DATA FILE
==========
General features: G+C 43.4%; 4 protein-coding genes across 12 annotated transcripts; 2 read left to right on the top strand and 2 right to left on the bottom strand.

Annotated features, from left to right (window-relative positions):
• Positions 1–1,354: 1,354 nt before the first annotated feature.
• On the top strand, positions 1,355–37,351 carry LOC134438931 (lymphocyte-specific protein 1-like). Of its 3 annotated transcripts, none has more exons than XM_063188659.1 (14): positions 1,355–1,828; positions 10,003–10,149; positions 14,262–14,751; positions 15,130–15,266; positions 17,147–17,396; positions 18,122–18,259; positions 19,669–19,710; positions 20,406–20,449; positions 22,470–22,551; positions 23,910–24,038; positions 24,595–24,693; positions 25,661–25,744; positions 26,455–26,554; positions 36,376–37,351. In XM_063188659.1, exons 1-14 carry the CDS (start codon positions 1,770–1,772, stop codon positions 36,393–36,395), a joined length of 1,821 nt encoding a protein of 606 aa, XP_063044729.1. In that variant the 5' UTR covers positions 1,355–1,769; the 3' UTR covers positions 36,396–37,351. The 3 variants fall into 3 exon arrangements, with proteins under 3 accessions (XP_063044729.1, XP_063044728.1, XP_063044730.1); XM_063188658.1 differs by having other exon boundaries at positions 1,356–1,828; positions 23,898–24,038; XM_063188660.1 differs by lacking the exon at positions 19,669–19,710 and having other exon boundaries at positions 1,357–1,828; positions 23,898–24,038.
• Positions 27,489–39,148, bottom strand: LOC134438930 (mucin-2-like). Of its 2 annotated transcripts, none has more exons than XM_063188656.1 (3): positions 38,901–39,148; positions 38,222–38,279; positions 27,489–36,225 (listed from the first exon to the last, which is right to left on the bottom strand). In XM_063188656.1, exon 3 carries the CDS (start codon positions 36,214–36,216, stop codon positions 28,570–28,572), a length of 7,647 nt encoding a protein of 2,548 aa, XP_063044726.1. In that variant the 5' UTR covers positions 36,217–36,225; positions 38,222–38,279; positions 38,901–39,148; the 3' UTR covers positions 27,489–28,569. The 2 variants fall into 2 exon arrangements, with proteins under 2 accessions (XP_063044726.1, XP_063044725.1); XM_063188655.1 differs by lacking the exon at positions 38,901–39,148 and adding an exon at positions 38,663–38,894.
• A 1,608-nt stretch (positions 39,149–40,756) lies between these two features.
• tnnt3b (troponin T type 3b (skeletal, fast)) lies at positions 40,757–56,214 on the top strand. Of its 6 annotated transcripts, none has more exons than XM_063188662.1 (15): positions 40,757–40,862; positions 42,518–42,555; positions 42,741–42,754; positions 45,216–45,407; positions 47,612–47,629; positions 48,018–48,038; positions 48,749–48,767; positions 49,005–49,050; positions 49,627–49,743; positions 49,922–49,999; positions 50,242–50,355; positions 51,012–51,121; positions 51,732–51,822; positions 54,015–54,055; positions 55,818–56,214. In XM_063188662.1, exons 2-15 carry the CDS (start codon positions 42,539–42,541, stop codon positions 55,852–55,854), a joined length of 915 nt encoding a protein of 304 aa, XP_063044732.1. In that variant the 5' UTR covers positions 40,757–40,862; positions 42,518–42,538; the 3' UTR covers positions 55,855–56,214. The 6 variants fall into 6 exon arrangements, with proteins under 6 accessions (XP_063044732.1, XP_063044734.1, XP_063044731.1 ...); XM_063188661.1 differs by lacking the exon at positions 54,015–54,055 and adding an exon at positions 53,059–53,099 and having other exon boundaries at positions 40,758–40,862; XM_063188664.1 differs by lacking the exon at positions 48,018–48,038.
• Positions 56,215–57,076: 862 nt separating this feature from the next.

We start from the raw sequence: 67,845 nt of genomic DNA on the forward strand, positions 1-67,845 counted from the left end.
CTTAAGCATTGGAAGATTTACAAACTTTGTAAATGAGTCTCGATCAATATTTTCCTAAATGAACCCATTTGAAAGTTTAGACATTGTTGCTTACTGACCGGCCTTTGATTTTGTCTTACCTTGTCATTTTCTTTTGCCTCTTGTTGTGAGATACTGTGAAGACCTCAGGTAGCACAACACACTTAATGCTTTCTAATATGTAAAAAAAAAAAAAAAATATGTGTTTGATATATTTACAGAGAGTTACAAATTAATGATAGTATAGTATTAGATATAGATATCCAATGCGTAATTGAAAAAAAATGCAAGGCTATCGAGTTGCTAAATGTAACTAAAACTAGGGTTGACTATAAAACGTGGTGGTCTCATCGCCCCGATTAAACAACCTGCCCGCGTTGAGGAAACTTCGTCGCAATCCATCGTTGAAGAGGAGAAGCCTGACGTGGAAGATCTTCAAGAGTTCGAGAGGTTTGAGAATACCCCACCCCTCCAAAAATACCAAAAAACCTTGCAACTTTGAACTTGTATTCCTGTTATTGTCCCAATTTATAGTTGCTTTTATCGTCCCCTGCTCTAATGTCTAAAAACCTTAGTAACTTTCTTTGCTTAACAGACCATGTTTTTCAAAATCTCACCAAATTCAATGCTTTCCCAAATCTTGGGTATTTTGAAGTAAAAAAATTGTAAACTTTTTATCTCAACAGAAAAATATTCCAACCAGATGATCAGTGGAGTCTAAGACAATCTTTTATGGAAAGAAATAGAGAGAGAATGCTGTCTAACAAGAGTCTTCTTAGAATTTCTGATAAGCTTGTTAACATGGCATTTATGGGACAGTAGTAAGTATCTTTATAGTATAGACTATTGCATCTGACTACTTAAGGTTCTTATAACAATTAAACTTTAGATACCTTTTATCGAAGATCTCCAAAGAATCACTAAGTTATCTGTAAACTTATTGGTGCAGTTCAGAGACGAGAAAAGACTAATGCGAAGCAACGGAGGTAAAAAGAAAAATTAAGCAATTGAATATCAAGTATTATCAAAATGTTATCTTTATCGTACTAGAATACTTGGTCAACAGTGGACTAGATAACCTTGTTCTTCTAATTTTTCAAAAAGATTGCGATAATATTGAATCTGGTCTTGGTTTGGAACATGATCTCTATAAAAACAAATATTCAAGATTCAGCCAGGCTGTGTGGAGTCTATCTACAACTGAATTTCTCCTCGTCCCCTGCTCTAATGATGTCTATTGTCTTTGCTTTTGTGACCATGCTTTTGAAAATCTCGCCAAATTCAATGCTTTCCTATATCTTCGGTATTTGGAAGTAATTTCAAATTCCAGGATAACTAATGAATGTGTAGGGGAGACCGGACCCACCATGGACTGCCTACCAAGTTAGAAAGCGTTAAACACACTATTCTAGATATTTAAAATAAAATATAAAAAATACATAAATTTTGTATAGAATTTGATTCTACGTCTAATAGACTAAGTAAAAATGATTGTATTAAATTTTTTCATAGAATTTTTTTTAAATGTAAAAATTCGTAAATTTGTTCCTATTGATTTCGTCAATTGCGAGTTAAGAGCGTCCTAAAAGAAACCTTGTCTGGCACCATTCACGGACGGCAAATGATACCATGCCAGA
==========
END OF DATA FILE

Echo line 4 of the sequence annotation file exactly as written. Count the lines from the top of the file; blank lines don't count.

• On the top strand, positions 1,355–37,351 carry LOC134438931 (lymphocyte-specific protein 1-like). Of its 3 annotated transcripts, none has more exons than XM_063188659.1 (14): positions 1,355–1,828; positions 10,003–10,149; positions 14,262–14,751; positions 15,130–15,266; positions 17,147–17,396; positions 18,122–18,259; positions 19,669–19,710; positions 20,406–20,449; positions 22,470–22,551; positions 23,910–24,038; positions 24,595–24,693; positions 25,661–25,744; positions 26,455–26,554; positions 36,376–37,351. In XM_063188659.1, exons 1-14 carry the CDS (start codon positions 1,770–1,772, stop codon positions 36,393–36,395), a joined length of 1,821 nt encoding a protein of 606 aa, XP_063044729.1. In that variant the 5' UTR covers positions 1,355–1,769; the 3' UTR covers positions 36,396–37,351. The 3 variants fall into 3 exon arrangements, with proteins under 3 accessions (XP_063044729.1, XP_063044728.1, XP_063044730.1); XM_063188658.1 differs by having other exon boundaries at positions 1,356–1,828; positions 23,898–24,038; XM_063188660.1 differs by lacking the exon at positions 19,669–19,710 and having other exon boundaries at positions 1,357–1,828; positions 23,898–24,038.